• Pirates of the Caribbean has spawned a number of novels, short films, comics, and games.
  • Star Wars Expanded Universe: All of it is vetted by either George Lucas or his employees, who have at times vetoed plot points, new characters, and entire stories. There are indeed people whose actual paid jobs are purely to assist in the management of all the disparate plot points in this vast, money-generating machine. Even in cases where an Expanded Universe story blatantly contradicts either the films (on account of many stories being written before the prequels existed) or the rest of the Expanded Universe, it usually remains Canon: in most cases, the aforementioned employees are tasked with forming as many retcons as needed to resolve the discrepancy.
    • George Lucas views only his films and Star Wars: The Clone Wars as canon, referring to Expanded Universe works as a parallel universe. Leeland Chee went against George Lucas's statements many times by claiming that just about everything is canon (they have a policy to determine the exceptions), then eventually said that there was a "Films Only" canon, and a "Films and EU" canon, this being before the Star Wars: The Clone Wars pilot film and TV series. He then added that whichever is "more canon" is ultimately up to the tastes of the individual fan.
    • Disney's sequel trilogy has necessitated the announcement that the old Expanded Universe is now an Alternate Continuity known as Star Wars Legends, and all new films, TV shows, comics, and novels are created (more extensively than before) to fit into the continuity established by the six films and Star Wars: The Clone Wars. The reason for the more careful vetting is that under Disney's current rules, new Expanded Universe stories are just as canon as the movies.
  • Much like its fellow Lucasfilm property, Indiana Jones has expanded beyond the theatrical films to include, most prominently, the television series The Young Indiana Jones Chronicles depicting the hero as a boy and a young man, and many novels, comics books, and video games. Notably, outside of the early 80s comics that were outright contradicted by later movies, almost all of it is plausibly Canon. Though if all of it is canon, then Indy doesn't have a whole lot of time for teaching.
  • The cult favorite series Kolchak: The Night Stalker has inspired a set of follow-on novels featuring the series characters.
  • Darkman spawned a series of (quite good) novels, and a short-lived comic book series. Recently the character was licensed to Dynamite Comics, who will be publishing original stories. They've already put out an Evil Dead crossover.
  • Few people know that the film Who Framed Roger Rabbit, itself based (very loosely) on the Gary K. Wolf novel Who Censored Roger Rabbit?, has some nicely concise Expanded Universe material. The novel Who P-P-P-Plugged Roger Rabbit? (it's really spelled that way, because Roger stutters his p's) is a direct sequel to the film, and gives us plenty of more material on how the series' world functions, and much more about the life and family of Eddie Valiant. There are also comics and a couple of short stories.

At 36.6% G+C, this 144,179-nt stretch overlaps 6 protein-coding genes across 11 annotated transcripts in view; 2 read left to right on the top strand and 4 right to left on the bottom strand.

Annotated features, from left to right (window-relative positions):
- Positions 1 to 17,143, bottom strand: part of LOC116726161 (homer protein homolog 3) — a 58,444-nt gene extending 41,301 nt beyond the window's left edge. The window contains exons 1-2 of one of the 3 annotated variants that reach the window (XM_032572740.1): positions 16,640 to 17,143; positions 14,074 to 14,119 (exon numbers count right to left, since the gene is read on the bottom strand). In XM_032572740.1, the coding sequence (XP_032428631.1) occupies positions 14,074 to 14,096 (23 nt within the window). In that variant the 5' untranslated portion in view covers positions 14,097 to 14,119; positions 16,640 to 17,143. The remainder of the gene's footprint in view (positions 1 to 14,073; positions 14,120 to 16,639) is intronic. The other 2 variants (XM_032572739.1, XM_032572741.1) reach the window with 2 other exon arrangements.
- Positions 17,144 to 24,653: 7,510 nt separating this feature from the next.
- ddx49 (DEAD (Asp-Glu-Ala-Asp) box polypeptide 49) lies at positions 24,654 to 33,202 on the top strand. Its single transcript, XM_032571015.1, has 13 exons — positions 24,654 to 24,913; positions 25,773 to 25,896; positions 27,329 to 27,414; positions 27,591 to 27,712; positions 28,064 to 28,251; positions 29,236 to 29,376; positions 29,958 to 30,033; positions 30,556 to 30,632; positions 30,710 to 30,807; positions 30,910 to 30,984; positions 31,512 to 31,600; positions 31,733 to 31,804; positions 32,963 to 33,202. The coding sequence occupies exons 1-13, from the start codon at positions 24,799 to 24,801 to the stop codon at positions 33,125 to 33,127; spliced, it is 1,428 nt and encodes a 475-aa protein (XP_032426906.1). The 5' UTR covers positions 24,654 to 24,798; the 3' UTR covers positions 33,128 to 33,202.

• Alien and Predator have their own Expanded Universe, including several cross-over miniseries published by Dark Horse Comics during the late '80s and '90s. The first three miniseries for Aliens were originally a continuation of the second Alien movie; however, the release of Alien³ rendered the events of those series incompatible with the movie's continuity, since it killed Newt and Hicks at the beginning of the movie, and Ripley at the very end. Dark Horse got around this by re-releasing the series in graphic novel format, with new names for the series as well as renaming Newt as Billie and Hicks as Wilkes, and stuck with using original characters after that. There have also been many Alien and Predator novels and video games released, including a few Alien vs. Predator games for the PC.
  • Each of the eight major characters from Repo! The Genetic Opera have their own Myspace page. Whatever happens there is considered Canon. Rotti is understandably a very busy man and only occasionally present, but his children are there whenever they're supposed to be working, and Grave-Robber apparently drums up a lot of new clientele through the site.
  • Not counting (though some do) the In Name Only television series, Friday the 13th has a surprisingly large number of books and comics.
  • Other New Line Cinema horror properties such as A Nightmare on Elm Street, Final Destination and The Texas Chainsaw Massacre also have a large number of novels, short story collections, comic books, and in Freddy's case, a television series.
  • Hellraiser has a surprisingly huge, detailed Expanded Universe, primarily due to many of the cast and crew from the film series contributing, even series originator Clive Barker, and Peter Atkins (the writer of the second, third and fourth films).
  • Jim Henson's non-Muppet fantasy films each have expanded universe material in the form of graphic novels.
    • The Dark Crystal had a two-volume prequel, the OEL Manga Legends of the Dark Crystal, via Tokyopop over 2007–10. Archaia Publishing introduced its own prequel trilogy, The Dark Crystal: Creation Myths, in 2011; that was overseen by the film's production designer Brian Froud. This was later followed by Power of the Dark Crystal in 2017, an adaptation of a sequel film that ended up stuck in Development Hell, which gained a sequel in 2018 titled Beneath the Dark Crystal. Finally, as a way of introducing the setting of the 2019 prequel series The Dark Crystal: Age of Resistance, four Dark Crystal prequel novels were released between 2016 and 2019, though certain elements and events of their shared story vastly differed.